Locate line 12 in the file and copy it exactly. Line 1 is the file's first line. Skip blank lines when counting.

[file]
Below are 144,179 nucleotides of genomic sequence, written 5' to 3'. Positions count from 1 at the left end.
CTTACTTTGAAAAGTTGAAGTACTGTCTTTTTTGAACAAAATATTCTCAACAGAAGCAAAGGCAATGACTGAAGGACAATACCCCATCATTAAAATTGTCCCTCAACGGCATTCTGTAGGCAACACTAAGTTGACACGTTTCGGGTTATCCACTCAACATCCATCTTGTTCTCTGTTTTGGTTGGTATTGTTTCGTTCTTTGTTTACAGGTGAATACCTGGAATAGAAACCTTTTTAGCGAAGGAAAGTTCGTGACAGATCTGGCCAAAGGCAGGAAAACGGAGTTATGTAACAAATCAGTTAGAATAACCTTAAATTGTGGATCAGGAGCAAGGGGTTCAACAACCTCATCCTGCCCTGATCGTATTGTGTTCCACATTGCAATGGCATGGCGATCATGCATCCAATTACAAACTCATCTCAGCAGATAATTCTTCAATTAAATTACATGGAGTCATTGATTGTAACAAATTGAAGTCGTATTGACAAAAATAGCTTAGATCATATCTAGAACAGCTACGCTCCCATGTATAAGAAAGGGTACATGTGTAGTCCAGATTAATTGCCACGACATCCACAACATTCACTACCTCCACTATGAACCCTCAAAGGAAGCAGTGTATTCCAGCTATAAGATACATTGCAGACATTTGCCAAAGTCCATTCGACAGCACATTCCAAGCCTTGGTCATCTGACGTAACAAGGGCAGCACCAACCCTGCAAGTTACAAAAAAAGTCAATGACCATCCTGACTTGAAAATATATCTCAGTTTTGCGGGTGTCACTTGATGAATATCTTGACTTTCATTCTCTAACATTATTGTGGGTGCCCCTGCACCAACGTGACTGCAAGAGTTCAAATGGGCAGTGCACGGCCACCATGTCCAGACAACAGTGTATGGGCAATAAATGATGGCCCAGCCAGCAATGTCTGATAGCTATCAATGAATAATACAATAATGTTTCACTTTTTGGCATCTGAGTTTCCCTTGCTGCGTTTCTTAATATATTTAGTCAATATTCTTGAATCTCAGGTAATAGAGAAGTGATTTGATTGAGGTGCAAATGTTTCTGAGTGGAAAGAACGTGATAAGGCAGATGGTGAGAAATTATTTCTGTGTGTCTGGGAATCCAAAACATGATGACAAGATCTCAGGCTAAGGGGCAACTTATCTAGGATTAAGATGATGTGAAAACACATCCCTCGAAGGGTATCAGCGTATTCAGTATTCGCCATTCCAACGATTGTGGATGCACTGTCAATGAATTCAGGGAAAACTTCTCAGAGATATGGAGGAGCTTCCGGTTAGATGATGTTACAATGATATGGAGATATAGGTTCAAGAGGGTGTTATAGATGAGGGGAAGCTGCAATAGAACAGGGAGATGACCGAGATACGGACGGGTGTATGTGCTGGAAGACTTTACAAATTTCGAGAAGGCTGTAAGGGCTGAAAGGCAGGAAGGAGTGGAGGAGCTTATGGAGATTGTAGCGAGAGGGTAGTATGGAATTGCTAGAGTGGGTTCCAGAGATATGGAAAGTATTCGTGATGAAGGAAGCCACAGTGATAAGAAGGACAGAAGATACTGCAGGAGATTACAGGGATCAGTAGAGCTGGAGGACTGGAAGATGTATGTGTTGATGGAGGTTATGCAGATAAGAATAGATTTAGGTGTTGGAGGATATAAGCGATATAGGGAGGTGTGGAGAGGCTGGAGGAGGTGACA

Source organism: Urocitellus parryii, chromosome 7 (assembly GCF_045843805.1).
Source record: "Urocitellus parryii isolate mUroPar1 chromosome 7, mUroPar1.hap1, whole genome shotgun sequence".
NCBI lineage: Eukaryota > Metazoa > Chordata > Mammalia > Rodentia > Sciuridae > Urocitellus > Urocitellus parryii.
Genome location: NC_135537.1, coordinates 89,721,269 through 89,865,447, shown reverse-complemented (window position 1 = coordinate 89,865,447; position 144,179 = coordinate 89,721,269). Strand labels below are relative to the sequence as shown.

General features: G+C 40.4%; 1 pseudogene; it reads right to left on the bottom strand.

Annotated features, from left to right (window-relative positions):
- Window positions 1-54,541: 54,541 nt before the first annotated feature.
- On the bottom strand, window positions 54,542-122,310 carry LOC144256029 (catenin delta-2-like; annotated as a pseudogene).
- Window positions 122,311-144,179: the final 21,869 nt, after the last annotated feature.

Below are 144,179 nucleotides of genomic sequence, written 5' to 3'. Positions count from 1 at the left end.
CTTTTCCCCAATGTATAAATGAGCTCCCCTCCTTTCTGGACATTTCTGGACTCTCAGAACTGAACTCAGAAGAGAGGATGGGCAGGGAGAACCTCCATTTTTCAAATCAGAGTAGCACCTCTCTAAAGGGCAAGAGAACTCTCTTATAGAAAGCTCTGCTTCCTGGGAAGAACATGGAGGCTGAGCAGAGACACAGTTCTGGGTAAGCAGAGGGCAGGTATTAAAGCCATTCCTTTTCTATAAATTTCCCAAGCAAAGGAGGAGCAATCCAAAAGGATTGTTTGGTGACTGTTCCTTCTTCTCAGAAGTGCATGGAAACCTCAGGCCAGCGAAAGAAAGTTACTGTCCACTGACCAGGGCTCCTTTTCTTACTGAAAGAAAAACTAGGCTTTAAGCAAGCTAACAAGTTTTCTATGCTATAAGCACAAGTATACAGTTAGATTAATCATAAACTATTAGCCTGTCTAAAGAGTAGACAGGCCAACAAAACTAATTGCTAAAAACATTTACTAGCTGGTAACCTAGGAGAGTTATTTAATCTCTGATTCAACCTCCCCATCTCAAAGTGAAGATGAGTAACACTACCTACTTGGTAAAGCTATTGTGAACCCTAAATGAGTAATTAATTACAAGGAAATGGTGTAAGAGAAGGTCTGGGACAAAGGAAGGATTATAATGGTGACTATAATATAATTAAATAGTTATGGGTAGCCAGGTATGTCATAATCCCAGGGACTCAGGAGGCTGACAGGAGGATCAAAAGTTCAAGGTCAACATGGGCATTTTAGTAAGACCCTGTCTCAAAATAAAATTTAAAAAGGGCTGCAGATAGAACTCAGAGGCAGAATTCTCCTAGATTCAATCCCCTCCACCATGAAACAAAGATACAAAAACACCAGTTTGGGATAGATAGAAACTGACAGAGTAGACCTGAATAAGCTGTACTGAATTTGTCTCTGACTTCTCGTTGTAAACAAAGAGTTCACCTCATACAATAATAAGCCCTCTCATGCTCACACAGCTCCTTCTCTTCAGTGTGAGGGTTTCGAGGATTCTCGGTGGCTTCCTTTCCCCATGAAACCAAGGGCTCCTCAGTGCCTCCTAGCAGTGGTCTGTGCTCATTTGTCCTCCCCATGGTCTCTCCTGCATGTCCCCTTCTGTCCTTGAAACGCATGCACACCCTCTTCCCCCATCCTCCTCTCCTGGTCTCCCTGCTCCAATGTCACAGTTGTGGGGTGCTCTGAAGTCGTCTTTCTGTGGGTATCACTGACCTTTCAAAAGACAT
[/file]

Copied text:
Below are 144,179 nucleotides of genomic sequence, written 5' to 3'. Positions count from 1 at the left end.